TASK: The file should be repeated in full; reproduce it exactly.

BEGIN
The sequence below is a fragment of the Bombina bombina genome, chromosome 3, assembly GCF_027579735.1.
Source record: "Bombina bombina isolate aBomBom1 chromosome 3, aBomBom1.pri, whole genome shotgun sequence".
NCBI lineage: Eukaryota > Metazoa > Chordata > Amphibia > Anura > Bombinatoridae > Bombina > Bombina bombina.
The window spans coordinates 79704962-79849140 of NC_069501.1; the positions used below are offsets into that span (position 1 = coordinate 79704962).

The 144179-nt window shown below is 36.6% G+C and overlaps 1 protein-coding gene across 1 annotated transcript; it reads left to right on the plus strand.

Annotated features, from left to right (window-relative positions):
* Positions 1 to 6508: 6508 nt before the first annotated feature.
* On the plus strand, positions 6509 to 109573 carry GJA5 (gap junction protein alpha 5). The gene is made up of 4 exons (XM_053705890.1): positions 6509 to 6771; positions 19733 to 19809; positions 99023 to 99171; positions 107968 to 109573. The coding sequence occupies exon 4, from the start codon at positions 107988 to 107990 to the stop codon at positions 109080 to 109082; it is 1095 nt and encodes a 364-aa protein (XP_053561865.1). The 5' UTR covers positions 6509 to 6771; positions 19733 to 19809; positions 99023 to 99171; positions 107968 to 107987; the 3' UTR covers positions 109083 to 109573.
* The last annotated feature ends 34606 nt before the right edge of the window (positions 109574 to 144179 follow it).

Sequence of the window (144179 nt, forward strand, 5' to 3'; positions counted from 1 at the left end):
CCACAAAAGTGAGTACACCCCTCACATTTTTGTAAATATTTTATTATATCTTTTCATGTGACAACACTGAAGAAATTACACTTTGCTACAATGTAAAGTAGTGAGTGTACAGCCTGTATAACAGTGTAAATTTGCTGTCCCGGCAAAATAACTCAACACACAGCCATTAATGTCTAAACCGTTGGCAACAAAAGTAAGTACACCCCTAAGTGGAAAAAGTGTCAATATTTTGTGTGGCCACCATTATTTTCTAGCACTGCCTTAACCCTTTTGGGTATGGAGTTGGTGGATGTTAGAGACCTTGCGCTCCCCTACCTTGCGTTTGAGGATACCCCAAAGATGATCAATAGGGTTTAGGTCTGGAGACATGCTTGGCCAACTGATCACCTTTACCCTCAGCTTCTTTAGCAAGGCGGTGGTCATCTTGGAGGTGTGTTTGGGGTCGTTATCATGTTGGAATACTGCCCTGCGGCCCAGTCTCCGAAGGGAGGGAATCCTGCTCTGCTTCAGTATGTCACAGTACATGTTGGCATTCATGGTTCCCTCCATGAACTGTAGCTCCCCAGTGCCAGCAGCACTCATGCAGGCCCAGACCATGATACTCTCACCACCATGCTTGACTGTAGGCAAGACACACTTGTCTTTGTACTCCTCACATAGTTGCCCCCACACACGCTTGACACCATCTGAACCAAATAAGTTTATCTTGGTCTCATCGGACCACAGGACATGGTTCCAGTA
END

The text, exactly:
The sequence below is a fragment of the Bombina bombina genome, chromosome 3, assembly GCF_027579735.1.
Source record: "Bombina bombina isolate aBomBom1 chromosome 3, aBomBom1.pri, whole genome shotgun sequence".
NCBI lineage: Eukaryota > Metazoa > Chordata > Amphibia > Anura > Bombinatoridae > Bombina > Bombina bombina.
The window spans coordinates 79704962-79849140 of NC_069501.1; the positions used below are offsets into that span (position 1 = coordinate 79704962).

The 144179-nt window shown below is 36.6% G+C and overlaps 1 protein-coding gene across 1 annotated transcript; it reads left to right on the plus strand.

Annotated features, from left to right (window-relative positions):
* Positions 1 to 6508: 6508 nt before the first annotated feature.
* On the plus strand, positions 6509 to 109573 carry GJA5 (gap junction protein alpha 5). The gene is made up of 4 exons (XM_053705890.1): positions 6509 to 6771; positions 19733 to 19809; positions 99023 to 99171; positions 107968 to 109573. The coding sequence occupies exon 4, from the start codon at positions 107988 to 107990 to the stop codon at positions 109080 to 109082; it is 1095 nt and encodes a 364-aa protein (XP_053561865.1). The 5' UTR covers positions 6509 to 6771; positions 19733 to 19809; positions 99023 to 99171; positions 107968 to 107987; the 3' UTR covers positions 109083 to 109573.
* The last annotated feature ends 34606 nt before the right edge of the window (positions 109574 to 144179 follow it).

Sequence of the window (144179 nt, forward strand, 5' to 3'; positions counted from 1 at the left end):
CCACAAAAGTGAGTACACCCCTCACATTTTTGTAAATATTTTATTATATCTTTTCATGTGACAACACTGAAGAAATTACACTTTGCTACAATGTAAAGTAGTGAGTGTACAGCCTGTATAACAGTGTAAATTTGCTGTCCCGGCAAAATAACTCAACACACAGCCATTAATGTCTAAACCGTTGGCAACAAAAGTAAGTACACCCCTAAGTGGAAAAAGTGTCAATATTTTGTGTGGCCACCATTATTTTCTAGCACTGCCTTAACCCTTTTGGGTATGGAGTTGGTGGATGTTAGAGACCTTGCGCTCCCCTACCTTGCGTTTGAGGATACCCCAAAGATGATCAATAGGGTTTAGGTCTGGAGACATGCTTGGCCAACTGATCACCTTTACCCTCAGCTTCTTTAGCAAGGCGGTGGTCATCTTGGAGGTGTGTTTGGGGTCGTTATCATGTTGGAATACTGCCCTGCGGCCCAGTCTCCGAAGGGAGGGAATCCTGCTCTGCTTCAGTATGTCACAGTACATGTTGGCATTCATGGTTCCCTCCATGAACTGTAGCTCCCCAGTGCCAGCAGCACTCATGCAGGCCCAGACCATGATACTCTCACCACCATGCTTGACTGTAGGCAAGACACACTTGTCTTTGTACTCCTCACATAGTTGCCCCCACACACGCTTGACACCATCTGAACCAAATAAGTTTATCTTGGTCTCATCGGACCACAGGACATGGTTCCAGTA